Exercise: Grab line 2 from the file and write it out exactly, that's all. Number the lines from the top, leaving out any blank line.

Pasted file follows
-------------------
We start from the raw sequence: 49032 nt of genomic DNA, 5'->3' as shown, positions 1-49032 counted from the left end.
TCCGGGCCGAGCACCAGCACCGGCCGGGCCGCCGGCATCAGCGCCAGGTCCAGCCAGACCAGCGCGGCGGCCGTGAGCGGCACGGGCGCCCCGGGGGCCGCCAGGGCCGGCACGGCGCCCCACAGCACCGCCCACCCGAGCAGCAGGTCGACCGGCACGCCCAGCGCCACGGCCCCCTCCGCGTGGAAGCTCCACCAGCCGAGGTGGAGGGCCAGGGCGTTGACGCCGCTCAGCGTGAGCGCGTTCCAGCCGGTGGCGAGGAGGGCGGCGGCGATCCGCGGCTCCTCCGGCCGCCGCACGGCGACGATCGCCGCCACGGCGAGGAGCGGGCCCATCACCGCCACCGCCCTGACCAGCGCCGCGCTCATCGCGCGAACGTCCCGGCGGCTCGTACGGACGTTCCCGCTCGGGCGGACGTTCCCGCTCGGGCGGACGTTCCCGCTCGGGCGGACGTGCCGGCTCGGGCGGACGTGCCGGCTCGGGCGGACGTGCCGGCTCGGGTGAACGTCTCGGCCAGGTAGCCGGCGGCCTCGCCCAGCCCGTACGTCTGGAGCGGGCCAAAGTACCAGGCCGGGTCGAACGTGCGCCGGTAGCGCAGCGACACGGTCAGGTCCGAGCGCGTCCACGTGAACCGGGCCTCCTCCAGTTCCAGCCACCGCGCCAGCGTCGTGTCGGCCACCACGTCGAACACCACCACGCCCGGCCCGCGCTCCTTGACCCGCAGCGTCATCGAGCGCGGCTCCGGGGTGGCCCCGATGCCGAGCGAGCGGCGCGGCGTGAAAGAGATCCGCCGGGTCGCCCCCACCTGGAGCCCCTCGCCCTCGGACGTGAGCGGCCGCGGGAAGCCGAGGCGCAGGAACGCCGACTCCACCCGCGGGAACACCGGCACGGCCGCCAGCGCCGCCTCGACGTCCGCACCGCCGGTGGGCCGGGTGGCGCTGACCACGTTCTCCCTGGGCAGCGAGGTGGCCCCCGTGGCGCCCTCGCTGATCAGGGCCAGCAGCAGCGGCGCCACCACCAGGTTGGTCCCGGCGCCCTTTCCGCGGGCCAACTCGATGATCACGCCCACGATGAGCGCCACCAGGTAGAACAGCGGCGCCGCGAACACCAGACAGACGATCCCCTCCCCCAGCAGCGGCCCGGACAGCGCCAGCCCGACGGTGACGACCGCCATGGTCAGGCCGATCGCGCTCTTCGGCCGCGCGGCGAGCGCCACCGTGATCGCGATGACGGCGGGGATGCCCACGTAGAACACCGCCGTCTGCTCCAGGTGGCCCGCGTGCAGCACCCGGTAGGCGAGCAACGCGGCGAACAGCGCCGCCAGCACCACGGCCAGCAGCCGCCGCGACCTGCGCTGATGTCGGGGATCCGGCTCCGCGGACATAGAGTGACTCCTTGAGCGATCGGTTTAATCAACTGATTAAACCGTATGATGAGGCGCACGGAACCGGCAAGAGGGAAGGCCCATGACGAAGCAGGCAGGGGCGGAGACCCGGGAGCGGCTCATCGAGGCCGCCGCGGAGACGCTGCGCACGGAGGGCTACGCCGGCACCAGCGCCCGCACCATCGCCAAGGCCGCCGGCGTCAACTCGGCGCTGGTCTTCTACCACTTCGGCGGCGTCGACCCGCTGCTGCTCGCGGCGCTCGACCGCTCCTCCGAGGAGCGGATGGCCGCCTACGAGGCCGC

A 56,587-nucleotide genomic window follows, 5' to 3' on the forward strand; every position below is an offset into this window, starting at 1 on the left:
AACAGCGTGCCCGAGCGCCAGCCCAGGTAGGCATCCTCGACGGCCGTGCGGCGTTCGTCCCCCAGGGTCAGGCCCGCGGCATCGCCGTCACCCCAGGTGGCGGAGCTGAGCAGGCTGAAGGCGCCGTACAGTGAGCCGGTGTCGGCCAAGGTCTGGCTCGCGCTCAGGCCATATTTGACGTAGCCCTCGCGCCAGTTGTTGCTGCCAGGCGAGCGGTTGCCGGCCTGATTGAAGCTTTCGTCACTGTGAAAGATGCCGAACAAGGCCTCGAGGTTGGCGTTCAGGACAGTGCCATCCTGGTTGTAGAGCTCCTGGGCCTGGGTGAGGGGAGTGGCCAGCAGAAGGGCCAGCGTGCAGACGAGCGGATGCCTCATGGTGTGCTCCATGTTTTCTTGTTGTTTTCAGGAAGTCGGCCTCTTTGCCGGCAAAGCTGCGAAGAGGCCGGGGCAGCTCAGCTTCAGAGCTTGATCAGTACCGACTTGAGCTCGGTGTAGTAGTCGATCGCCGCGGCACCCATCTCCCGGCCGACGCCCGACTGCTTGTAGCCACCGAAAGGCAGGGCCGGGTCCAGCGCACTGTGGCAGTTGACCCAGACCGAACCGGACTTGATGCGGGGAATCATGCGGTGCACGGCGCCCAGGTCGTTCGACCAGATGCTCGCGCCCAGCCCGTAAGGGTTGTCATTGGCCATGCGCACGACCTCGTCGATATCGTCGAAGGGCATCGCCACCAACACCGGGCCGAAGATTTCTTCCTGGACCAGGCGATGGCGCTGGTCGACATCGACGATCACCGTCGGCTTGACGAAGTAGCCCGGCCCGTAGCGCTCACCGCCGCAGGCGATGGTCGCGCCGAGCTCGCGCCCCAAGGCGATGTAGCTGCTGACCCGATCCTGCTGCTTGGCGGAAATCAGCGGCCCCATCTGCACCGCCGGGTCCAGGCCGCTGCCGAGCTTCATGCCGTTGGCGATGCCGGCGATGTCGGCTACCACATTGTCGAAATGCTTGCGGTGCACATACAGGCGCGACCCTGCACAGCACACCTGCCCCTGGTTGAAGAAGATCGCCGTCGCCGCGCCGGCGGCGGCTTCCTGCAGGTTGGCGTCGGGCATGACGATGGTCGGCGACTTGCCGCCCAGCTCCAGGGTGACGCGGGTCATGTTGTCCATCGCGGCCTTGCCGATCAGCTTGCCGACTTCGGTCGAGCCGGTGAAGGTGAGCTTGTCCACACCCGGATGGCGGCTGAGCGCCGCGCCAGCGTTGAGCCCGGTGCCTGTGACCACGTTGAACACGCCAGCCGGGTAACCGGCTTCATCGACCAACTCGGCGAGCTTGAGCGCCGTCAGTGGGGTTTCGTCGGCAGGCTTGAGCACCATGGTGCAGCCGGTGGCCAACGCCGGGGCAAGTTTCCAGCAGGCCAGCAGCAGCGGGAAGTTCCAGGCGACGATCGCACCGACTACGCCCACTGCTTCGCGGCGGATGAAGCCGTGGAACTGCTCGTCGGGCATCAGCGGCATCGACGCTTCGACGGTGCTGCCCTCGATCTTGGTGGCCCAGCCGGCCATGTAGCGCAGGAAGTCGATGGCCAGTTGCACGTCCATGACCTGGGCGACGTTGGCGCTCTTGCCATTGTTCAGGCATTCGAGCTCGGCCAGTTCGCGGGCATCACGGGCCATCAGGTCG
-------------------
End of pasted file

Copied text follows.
TCCGGGCCGAGCACCAGCACCGGCCGGGCCGCCGGCATCAGCGCCAGGTCCAGCCAGACCAGCGCGGCGGCCGTGAGCGGCACGGGCGCCCCGGGGGCCGCCAGGGCCGGCACGGCGCCCCACAGCACCGCCCACCCGAGCAGCAGGTCGACCGGCACGCCCAGCGCCACGGCCCCCTCCGCGTGGAAGCTCCACCAGCCGAGGTGGAGGGCCAGGGCGTTGACGCCGCTCAGCGTGAGCGCGTTCCAGCCGGTGGCGAGGAGGGCGGCGGCGATCCGCGGCTCCTCCGGCCGCCGCACGGCGACGATCGCCGCCACGGCGAGGAGCGGGCCCATCACCGCCACCGCCCTGACCAGCGCCGCGCTCATCGCGCGAACGTCCCGGCGGCTCGTACGGACGTTCCCGCTCGGGCGGACGTTCCCGCTCGGGCGGACGTTCCCGCTCGGGCGGACGTGCCGGCTCGGGCGGACGTGCCGGCTCGGGCGGACGTGCCGGCTCGGGTGAACGTCTCGGCCAGGTAGCCGGCGGCCTCGCCCAGCCCGTACGTCTGGAGCGGGCCAAAGTACCAGGCCGGGTCGAACGTGCGCCGGTAGCGCAGCGACACGGTCAGGTCCGAGCGCGTCCACGTGAACCGGGCCTCCTCCAGTTCCAGCCACCGCGCCAGCGTCGTGTCGGCCACCACGTCGAACACCACCACGCCCGGCCCGCGCTCCTTGACCCGCAGCGTCATCGAGCGCGGCTCCGGGGTGGCCCCGATGCCGAGCGAGCGGCGCGGCGTGAAAGAGATCCGCCGGGTCGCCCCCACCTGGAGCCCCTCGCCCTCGGACGTGAGCGGCCGCGGGAAGCCGAGGCGCAGGAACGCCGACTCCACCCGCGGGAACACCGGCACGGCCGCCAGCGCCGCCTCGACGTCCGCACCGCCGGTGGGCCGGGTGGCGCTGACCACGTTCTCCCTGGGCAGCGAGGTGGCCCCCGTGGCGCCCTCGCTGATCAGGGCCAGCAGCAGCGGCGCCACCACCAGGTTGGTCCCGGCGCCCTTTCCGCGGGCCAACTCGATGATCACGCCCACGATGAGCGCCACCAGGTAGAACAGCGGCGCCGCGAACACCAGACAGACGATCCCCTCCCCCAGCAGCGGCCCGGACAGCGCCAGCCCGACGGTGACGACCGCCATGGTCAGGCCGATCGCGCTCTTCGGCCGCGCGGCGAGCGCCACCGTGATCGCGATGACGGCGGGGATGCCCACGTAGAACACCGCCGTCTGCTCCAGGTGGCCCGCGTGCAGCACCCGGTAGGCGAGCAACGCGGCGAACAGCGCCGCCAGCACCACGGCCAGCAGCCGCCGCGACCTGCGCTGATGTCGGGGATCCGGCTCCGCGGACATAGAGTGACTCCTTGAGCGATCGGTTTAATCAACTGATTAAACCGTATGATGAGGCGCACGGAACCGGCAAGAGGGAAGGCCCATGACGAAGCAGGCAGGGGCGGAGACCCGGGAGCGGCTCATCGAGGCCGCCGCGGAGACGCTGCGCACGGAGGGCTACGCCGGCACCAGCGCCCGCACCATCGCCAAGGCCGCCGGCGTCAACTCGGCGCTGGTCTTCTACCACTTCGGCGGCGTCGACCCGCTGCTGCTCGCGGCGCTCGACCGCTCCTCCGAGGAGCGGATGGCCGCCTACGAGGCCGC